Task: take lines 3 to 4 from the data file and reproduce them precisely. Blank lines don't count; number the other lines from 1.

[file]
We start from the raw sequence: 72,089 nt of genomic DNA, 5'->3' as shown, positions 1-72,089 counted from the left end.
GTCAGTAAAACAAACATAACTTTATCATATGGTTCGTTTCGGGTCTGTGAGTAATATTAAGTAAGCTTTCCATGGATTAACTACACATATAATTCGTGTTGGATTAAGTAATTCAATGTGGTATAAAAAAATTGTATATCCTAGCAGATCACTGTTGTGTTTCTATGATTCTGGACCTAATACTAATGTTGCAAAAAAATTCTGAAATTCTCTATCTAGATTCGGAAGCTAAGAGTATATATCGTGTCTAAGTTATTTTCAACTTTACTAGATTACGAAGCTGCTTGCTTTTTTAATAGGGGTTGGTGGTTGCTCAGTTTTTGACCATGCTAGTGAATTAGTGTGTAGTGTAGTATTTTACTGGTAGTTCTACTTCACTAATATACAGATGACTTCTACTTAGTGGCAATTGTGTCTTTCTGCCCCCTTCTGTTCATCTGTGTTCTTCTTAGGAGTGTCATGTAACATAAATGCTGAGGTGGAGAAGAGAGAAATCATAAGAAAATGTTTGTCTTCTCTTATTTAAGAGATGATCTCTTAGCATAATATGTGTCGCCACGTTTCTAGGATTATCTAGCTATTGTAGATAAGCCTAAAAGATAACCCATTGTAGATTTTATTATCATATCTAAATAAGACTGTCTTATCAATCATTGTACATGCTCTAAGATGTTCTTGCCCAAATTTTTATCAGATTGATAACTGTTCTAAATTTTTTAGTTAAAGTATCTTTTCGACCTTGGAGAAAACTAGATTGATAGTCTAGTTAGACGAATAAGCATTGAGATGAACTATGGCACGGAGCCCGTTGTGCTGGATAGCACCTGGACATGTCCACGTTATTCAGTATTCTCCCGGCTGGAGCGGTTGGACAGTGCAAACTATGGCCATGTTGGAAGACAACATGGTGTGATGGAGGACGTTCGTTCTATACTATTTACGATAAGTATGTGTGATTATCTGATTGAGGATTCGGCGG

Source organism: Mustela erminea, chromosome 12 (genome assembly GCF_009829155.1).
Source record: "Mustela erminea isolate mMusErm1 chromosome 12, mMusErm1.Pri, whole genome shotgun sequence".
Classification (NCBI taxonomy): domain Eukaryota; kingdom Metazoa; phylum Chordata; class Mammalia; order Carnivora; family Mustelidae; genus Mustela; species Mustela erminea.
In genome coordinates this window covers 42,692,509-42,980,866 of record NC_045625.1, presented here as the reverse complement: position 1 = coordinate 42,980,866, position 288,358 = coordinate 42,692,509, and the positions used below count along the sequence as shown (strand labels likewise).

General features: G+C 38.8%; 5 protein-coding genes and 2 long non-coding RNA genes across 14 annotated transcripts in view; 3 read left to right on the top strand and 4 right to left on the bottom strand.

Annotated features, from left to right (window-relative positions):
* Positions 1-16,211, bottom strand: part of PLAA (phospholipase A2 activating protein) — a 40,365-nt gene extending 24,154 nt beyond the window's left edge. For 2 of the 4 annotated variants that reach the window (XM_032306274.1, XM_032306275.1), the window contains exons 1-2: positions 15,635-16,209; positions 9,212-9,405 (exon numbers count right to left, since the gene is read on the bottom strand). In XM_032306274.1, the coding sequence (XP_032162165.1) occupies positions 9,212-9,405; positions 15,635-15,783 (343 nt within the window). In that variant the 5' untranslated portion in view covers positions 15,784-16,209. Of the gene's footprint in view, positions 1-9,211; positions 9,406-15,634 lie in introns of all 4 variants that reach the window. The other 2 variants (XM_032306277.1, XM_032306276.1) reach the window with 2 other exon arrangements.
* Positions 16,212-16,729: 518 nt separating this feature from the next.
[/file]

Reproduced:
Source organism: Mustela erminea, chromosome 12 (genome assembly GCF_009829155.1).
Source record: "Mustela erminea isolate mMusErm1 chromosome 12, mMusErm1.Pri, whole genome shotgun sequence".